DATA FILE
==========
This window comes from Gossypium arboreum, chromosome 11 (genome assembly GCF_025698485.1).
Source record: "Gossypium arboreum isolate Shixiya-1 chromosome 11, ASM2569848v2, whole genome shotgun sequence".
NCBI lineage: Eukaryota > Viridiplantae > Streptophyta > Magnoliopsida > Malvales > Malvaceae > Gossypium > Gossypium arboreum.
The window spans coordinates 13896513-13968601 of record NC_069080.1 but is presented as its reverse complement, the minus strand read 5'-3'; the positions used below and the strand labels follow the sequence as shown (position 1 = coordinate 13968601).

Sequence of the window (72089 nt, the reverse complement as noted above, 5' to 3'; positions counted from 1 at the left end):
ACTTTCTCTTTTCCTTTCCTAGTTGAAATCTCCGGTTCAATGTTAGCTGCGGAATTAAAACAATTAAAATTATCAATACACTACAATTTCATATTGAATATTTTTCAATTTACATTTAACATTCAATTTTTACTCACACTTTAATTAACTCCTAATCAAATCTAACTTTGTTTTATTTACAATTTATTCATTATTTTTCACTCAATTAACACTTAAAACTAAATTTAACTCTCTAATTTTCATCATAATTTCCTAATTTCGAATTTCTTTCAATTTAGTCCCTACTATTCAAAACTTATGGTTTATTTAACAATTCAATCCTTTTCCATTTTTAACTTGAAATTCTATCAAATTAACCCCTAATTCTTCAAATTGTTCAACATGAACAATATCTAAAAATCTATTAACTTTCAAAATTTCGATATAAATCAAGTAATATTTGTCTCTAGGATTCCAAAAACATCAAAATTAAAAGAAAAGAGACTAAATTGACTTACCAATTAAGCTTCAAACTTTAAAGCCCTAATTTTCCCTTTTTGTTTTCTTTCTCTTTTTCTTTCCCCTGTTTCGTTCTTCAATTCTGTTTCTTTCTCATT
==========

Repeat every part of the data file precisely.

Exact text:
This window comes from Gossypium arboreum, chromosome 11 (genome assembly GCF_025698485.1).
Source record: "Gossypium arboreum isolate Shixiya-1 chromosome 11, ASM2569848v2, whole genome shotgun sequence".
NCBI lineage: Eukaryota > Viridiplantae > Streptophyta > Magnoliopsida > Malvales > Malvaceae > Gossypium > Gossypium arboreum.
The window spans coordinates 13896513-13968601 of record NC_069080.1 but is presented as its reverse complement, the minus strand read 5'-3'; the positions used below and the strand labels follow the sequence as shown (position 1 = coordinate 13968601).

Sequence of the window (72089 nt, the reverse complement as noted above, 5' to 3'; positions counted from 1 at the left end):
ACTTTCTCTTTTCCTTTCCTAGTTGAAATCTCCGGTTCAATGTTAGCTGCGGAATTAAAACAATTAAAATTATCAATACACTACAATTTCATATTGAATATTTTTCAATTTACATTTAACATTCAATTTTTACTCACACTTTAATTAACTCCTAATCAAATCTAACTTTGTTTTATTTACAATTTATTCATTATTTTTCACTCAATTAACACTTAAAACTAAATTTAACTCTCTAATTTTCATCATAATTTCCTAATTTCGAATTTCTTTCAATTTAGTCCCTACTATTCAAAACTTATGGTTTATTTAACAATTCAATCCTTTTCCATTTTTAACTTGAAATTCTATCAAATTAACCCCTAATTCTTCAAATTGTTCAACATGAACAATATCTAAAAATCTATTAACTTTCAAAATTTCGATATAAATCAAGTAATATTTGTCTCTAGGATTCCAAAAACATCAAAATTAAAAGAAAAGAGACTAAATTGACTTACCAATTAAGCTTCAAACTTTAAAGCCCTAATTTTCCCTTTTTGTTTTCTTTCTCTTTTTCTTTCCCCTGTTTCGTTCTTCAATTCTGTTTCTTTCTCATT